WE’D LOVE TO GET TO KNOW YOU.
So let’s chat.

How to Project a Professional Image Over Video Conferencing

We are all striving to adapt. We are discovering how to nurture relationships with people we can no longer see in person. For many of us, we are working remotely for the first time and navigating how to conduct our business virtually.

Although I never imagined a career in front of a camera, it’s now essential to be able to display strength and capability in front of one. When you’re in a virtual meeting—whether with a client, a teammate, or vendor—the way you present yourself and your environment speak as loud as your words. So, how do we project a professional image while we’re only a talking head on the screen?

Last weekend, creative advisor, Ted Leonhardt hosted an online discussion about putting forth our best business selves in today’s purely virtual world. Perhaps you’ll find his advice helpful.

  1. Do a test run. Even if you are familiar with video conferencing, different platforms—Zoom, Slack, Teams, and everything in between—have different functionalities. Be sure you know how to share screens, send files, and upload images if need be.
  1. Check your microphone and camera before a meeting starts. One approach is to connect with a friend that uses the same conferencing platform and have them screen capture your image and send it back to you. Use this to adjust lighting or camera placement. To increase fidelity, you may consider hardwiring a single-lens reflex (SLR) camera into your computer or upgrading your microphone. There are plenty of USB external microphones that can stay out of frame but provide better sound than the internal mic on a laptop.
  1. Align the camera on a horizontal plane with your eyes and look at the camera (not the screen) when you are talking. If your camera is too high, it seems you are staring at the sky; too low, and you are looking down on your audience. The goal is to appear like you are sitting across from someone, so it feels as natural as possible. If you don’t have a computer stand, place your laptop on a box or stack of books.
  1. Curate what is behind you and what the camera sees. The best backdrop is clean and simple. Maybe highlight with a few elements of interest that say something about you—a bookshelf, a piece of art—but nothing too distracting. If you don’t have a work-appropriate space, select your own backdrop. In Zoom, you can change your background screen to any photo you wish. In Teams, you can blur the background.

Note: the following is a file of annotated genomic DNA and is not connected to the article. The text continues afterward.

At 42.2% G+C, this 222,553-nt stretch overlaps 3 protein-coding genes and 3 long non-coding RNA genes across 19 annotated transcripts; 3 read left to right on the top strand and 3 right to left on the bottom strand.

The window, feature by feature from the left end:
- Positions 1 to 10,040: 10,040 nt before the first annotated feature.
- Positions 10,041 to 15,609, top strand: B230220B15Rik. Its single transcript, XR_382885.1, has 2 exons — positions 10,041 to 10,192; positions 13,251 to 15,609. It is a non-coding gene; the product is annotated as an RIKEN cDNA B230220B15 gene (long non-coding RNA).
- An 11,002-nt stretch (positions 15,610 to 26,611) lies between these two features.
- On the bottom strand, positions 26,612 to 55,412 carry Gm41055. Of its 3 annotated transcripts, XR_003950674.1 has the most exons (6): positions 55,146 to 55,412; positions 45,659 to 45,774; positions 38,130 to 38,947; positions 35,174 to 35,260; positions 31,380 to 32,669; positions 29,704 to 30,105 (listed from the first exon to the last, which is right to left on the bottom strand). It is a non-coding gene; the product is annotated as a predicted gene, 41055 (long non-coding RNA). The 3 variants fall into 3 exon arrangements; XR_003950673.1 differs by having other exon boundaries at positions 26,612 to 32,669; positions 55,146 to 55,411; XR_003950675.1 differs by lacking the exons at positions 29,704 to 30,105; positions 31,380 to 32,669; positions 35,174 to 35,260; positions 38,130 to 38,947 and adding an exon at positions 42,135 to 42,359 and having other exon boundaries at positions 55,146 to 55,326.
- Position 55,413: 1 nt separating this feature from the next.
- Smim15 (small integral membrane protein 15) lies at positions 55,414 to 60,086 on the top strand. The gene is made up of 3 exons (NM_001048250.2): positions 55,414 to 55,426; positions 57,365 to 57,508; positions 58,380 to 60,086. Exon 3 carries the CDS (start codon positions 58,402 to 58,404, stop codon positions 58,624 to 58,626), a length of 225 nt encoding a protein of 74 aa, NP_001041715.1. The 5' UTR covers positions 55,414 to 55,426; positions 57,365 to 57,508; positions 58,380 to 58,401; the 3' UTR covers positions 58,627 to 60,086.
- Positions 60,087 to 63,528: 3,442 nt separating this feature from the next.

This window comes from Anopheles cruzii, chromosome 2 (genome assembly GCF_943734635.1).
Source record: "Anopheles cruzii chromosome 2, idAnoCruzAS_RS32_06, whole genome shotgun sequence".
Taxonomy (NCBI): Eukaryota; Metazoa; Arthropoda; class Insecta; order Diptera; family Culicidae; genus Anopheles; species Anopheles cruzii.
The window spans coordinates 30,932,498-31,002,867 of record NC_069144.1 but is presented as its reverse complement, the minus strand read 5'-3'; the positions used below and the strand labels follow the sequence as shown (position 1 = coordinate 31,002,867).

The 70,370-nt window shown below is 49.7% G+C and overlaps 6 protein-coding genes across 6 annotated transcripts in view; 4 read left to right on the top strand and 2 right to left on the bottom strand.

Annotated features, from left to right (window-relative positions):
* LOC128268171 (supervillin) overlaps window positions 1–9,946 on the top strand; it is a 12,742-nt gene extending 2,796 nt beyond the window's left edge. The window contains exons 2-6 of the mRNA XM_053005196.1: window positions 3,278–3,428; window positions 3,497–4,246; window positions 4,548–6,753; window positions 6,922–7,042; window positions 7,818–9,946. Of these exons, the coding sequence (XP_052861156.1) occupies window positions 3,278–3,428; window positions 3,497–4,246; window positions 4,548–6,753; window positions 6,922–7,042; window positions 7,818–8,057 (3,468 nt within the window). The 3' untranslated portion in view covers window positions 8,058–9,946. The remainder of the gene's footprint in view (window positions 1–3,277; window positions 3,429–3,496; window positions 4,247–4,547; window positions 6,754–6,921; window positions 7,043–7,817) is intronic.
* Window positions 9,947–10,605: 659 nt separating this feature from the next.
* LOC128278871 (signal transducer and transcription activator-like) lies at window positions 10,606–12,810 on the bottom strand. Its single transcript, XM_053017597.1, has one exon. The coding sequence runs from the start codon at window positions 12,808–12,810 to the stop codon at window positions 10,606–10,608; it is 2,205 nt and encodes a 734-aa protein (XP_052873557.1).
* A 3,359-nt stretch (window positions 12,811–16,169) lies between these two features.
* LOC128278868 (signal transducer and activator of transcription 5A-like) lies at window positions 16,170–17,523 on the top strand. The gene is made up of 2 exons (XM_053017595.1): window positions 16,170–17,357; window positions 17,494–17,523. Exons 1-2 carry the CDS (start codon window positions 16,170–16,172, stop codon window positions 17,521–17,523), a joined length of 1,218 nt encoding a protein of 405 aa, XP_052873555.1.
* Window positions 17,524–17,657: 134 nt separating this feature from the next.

1. Select flattering light. Similar to how you are lit in a photo studio, the objective is to create the finest visual image possible. This is easily done by having some sort of light falling on you from the front. At home, you can achieve this by facing a window with daylight streaming in. You can also put a soft light on your desk to illuminate your face.
  1. Color-balance the light. Use lighting that most matches natural, flat light for consistency of color through the entire frame. To replicate natural light, opt to replace your current lightbulb with a daylight bulb, generally 5,000K-5,500K (as measured in Kelvin), and found in any hardware store.
  1. Dress the part. Shower, comb your hair and put on work clothes. This affects how you speak and interact. Wear a shirt that stands out, possibly with a pop of color, if that suits you. You want to contrast with your background. Sit up straight with shoulders back and keep both feet on the floor to improve your posture.
  1. Turn off your notifications and do not multi-task. Give the speaker your full attention, it’s one of the only gifts we can offer at this point.
  1. Breathe. Breathe deeply several times before the call begins. Relax, we are all learning this together.

The last one—mindful breathing—is particularly important. We need to remember to practice self-care during this time. Do what you can to feel more in balance. Seek out and soak in moments of beauty and hope. The cherry blossoms are in bloom.

 

by Robyn Komachi, Marketing Specialist

image by Gabriel Beaudry via Unsplash

 

View next.

When is it Time to Rebrand?

+ Next